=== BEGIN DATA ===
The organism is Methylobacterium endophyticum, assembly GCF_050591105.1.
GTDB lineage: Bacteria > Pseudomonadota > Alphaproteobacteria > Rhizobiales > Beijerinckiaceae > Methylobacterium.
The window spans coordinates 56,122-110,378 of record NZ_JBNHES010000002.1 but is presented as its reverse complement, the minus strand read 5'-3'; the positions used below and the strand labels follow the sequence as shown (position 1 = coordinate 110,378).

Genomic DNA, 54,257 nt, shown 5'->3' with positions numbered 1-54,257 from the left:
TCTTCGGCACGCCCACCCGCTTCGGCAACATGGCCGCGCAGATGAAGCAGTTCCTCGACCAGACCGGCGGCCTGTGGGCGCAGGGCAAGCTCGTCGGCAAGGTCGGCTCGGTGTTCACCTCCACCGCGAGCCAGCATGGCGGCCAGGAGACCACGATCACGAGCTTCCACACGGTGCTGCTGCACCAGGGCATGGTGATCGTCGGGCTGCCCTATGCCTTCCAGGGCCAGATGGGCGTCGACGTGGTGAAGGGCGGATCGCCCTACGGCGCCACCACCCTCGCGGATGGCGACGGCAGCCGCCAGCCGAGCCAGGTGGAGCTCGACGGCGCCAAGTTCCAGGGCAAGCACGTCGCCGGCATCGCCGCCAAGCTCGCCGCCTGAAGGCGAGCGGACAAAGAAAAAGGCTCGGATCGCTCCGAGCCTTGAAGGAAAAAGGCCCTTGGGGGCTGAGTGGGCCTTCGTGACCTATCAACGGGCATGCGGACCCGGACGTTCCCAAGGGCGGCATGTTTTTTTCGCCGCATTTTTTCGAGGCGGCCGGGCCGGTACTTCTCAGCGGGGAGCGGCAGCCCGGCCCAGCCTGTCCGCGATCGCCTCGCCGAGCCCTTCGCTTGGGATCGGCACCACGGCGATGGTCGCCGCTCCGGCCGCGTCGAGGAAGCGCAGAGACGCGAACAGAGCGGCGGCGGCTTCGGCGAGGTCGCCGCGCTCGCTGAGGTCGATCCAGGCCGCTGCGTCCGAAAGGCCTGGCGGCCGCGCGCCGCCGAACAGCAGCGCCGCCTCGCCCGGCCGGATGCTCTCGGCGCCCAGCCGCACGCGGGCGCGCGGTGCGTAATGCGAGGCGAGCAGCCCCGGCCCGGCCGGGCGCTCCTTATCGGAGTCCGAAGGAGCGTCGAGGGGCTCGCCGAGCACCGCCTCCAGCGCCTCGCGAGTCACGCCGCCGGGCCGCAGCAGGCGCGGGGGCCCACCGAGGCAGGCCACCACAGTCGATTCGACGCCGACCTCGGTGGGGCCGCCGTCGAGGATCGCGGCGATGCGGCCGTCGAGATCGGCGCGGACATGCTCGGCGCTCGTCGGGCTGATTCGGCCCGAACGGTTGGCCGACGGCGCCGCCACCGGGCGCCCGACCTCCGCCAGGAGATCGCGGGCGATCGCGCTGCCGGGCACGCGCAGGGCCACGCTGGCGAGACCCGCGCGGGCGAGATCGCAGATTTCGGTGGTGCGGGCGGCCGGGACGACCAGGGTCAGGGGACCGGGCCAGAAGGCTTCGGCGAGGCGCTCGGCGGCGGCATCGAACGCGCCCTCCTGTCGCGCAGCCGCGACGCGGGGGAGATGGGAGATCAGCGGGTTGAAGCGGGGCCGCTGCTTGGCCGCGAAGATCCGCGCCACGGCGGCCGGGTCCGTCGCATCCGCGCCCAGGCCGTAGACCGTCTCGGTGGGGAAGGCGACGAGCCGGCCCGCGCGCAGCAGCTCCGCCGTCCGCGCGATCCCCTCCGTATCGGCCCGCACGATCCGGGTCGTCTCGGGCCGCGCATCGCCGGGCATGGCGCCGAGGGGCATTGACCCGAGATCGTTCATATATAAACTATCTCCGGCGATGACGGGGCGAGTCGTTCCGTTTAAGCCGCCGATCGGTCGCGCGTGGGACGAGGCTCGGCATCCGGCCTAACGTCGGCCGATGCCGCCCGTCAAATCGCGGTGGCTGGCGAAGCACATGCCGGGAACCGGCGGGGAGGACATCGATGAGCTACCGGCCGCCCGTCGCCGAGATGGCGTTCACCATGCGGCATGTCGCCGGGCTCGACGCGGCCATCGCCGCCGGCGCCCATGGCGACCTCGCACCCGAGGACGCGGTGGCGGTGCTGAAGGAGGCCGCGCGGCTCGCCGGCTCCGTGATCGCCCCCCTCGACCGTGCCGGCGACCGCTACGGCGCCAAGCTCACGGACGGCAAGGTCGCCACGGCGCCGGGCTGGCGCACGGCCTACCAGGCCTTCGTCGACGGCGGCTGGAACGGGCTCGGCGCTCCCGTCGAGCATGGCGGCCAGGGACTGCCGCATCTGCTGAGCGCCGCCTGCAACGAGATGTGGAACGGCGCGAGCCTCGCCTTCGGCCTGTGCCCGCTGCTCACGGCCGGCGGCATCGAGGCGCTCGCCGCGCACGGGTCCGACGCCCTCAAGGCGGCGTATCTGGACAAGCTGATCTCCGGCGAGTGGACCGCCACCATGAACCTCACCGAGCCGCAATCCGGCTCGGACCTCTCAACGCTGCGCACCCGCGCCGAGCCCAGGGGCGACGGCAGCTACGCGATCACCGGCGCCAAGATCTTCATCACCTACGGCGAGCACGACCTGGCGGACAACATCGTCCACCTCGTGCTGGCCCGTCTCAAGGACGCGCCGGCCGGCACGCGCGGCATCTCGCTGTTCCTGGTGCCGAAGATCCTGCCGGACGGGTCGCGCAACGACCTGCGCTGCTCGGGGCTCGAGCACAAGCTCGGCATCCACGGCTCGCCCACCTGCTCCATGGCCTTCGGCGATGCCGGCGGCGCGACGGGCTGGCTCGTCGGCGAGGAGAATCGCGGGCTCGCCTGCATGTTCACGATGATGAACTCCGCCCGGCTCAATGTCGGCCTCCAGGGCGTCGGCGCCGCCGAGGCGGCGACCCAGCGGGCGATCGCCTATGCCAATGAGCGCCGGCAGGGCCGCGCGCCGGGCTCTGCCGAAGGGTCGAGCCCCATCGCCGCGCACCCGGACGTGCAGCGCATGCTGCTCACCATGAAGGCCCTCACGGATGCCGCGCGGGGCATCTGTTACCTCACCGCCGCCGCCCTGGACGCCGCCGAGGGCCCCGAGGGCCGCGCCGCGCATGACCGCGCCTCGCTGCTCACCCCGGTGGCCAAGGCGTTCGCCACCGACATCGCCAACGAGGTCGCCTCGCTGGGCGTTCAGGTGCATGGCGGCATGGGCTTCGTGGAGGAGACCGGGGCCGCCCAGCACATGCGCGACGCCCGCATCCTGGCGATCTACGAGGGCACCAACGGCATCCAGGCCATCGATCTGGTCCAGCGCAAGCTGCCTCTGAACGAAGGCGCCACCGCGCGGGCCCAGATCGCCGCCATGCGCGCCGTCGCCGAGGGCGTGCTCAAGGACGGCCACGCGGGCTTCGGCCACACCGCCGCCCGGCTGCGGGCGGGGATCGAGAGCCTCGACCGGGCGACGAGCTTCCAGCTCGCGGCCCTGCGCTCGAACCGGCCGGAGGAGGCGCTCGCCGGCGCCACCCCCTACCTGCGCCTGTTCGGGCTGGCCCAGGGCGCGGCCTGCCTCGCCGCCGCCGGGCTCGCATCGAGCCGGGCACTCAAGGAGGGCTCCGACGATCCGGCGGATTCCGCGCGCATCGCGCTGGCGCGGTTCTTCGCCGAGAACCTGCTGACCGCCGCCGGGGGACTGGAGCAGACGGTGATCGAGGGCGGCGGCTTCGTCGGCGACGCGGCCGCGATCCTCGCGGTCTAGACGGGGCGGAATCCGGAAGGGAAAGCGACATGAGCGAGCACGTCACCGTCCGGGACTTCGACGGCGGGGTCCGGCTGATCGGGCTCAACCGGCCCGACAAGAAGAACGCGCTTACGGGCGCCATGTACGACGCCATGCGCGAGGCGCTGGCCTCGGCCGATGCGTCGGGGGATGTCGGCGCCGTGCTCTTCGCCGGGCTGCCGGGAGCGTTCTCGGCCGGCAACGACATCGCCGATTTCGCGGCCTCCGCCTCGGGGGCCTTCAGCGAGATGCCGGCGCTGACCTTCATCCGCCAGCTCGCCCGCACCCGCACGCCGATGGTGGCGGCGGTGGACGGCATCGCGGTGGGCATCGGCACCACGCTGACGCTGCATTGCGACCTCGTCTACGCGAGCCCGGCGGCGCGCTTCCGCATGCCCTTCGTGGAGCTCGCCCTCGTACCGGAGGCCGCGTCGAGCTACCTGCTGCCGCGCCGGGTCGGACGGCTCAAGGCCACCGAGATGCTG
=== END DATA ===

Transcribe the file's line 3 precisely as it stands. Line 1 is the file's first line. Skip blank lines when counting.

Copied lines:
The window spans coordinates 56,122-110,378 of record NZ_JBNHES010000002.1 but is presented as its reverse complement, the minus strand read 5'-3'; the positions used below and the strand labels follow the sequence as shown (position 1 = coordinate 110,378).